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From Baby Talk to Baby A.I.

We ask a lot of ourselves as babies. Somehow we must grow from sensory blobs into mobile, rational, attentive communicators in just a few years. Here you are, a baby without a vocabulary, in a room cluttered with toys and stuffed animals. You pick up a Lincoln Log and your caretaker tells you, “This is a ‘log.’” Eventually you come to understand that “log” does not refer strictly to this particular brown plastic cylinder or to brown plastic cylinders in general, but to brown plastic cylinders that embody the characteristics of felled, denuded tree parts, which are also, of course, “logs.”

There has been much research and heated debate around how babies accomplish this. Some scientists have argued that most of our language acquisition can be explained by associative learning, as we relate sounds to sensibilia, much like dogs associate the sound of a bell with food. Others claim that there are features built into the human mind that have shaped the forms of all language, and are crucial to our learning. Still others contend that toddlers build their understanding of new words on top of their understanding of other words.

This discourse advanced on a recent Sunday morning, as Tammy Kwan and Brenden Lake delivered blackberries from a bowl into the mouth of their twenty-one-month-old daughter, Luna. Luna was dressed in pink leggings and a pink tutu, with a silicone bib around her neck and a soft pink hat on her head. A lightweight GoPro-type camera was attached to the front.

“Babooga,” she said, pointing a round finger at the berries. Dr. Kwan gave her the rest, and Dr. Lake looked at the empty bowl, amused. “That’s like $10,” he said. A light on the camera blinked.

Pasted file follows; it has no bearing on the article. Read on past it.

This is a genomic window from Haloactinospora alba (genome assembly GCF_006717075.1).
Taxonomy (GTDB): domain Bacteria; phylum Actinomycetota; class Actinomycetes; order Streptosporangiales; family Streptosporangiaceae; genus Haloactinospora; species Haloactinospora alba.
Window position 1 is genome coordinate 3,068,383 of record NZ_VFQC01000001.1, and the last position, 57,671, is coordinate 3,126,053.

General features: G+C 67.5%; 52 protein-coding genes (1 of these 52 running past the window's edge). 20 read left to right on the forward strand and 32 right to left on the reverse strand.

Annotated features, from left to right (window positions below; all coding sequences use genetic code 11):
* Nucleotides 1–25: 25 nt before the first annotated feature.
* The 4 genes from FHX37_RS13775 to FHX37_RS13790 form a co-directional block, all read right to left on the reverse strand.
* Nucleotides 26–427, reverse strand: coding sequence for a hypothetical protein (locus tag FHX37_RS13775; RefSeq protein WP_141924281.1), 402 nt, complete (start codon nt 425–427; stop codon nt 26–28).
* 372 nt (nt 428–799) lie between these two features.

For an hour each week over the past 11 months, Dr. Lake, a psychologist at New York University whose research focuses on human and artificial intelligence, has been attaching a camera to Luna and recording things from her point of view as she plays. His goal is to use the videos to train a language model using the same sensory input that a toddler is exposed to — a LunaBot, so to speak. By doing so, he hopes to create better tools for understanding both A.I. and ourselves. “We see this research as finally making that link, between those two areas of study,” Dr. Lake said. “You can finally put them in dialogue with each other.”

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Nathan
Nathan

Nathan is an experienced journalist. He's covered a broad spectrum of topics, including politics, culture, and human interest stories, always aiming to engage and inform his audience. Nathan has a degree in Journalism and upholds the highest standards of integrity and accuracy in his work.

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